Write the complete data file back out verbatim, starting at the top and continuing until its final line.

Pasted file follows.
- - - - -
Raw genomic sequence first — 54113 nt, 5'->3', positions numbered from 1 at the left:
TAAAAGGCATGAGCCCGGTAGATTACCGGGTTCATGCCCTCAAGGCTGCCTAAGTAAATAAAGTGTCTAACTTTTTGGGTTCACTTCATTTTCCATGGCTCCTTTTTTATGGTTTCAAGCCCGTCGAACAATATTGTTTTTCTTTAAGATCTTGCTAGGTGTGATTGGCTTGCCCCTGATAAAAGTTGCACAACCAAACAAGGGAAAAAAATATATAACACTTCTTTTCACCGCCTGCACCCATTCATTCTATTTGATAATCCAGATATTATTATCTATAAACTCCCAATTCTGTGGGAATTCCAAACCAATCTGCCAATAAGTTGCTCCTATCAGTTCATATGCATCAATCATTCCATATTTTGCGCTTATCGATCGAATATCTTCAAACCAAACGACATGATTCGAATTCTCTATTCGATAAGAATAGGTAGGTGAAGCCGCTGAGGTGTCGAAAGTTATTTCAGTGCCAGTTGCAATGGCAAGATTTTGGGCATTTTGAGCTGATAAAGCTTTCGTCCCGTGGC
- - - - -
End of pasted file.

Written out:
Raw genomic sequence first — 54113 nt, 5'->3', positions numbered from 1 at the left:
TAAAAGGCATGAGCCCGGTAGATTACCGGGTTCATGCCCTCAAGGCTGCCTAAGTAAATAAAGTGTCTAACTTTTTGGGTTCACTTCATTTTCCATGGCTCCTTTTTTATGGTTTCAAGCCCGTCGAACAATATTGTTTTTCTTTAAGATCTTGCTAGGTGTGATTGGCTTGCCCCTGATAAAAGTTGCACAACCAAACAAGGGAAAAAAATATATAACACTTCTTTTCACCGCCTGCACCCATTCATTCTATTTGATAATCCAGATATTATTATCTATAAACTCCCAATTCTGTGGGAATTCCAAACCAATCTGCCAATAAGTTGCTCCTATCAGTTCATATGCATCAATCATTCCATATTTTGCGCTTATCGATCGAATATCTTCAAACCAAACGACATGATTCGAATTCTCTATTCGATAAGAATAGGTAGGTGAAGCCGCTGAGGTGTCGAAAGTTATTTCAGTGCCAGTTGCAATGGCAAGATTTTGGGCATTTTGAGCTGATAAAGCTTTCGTCCCGTGGC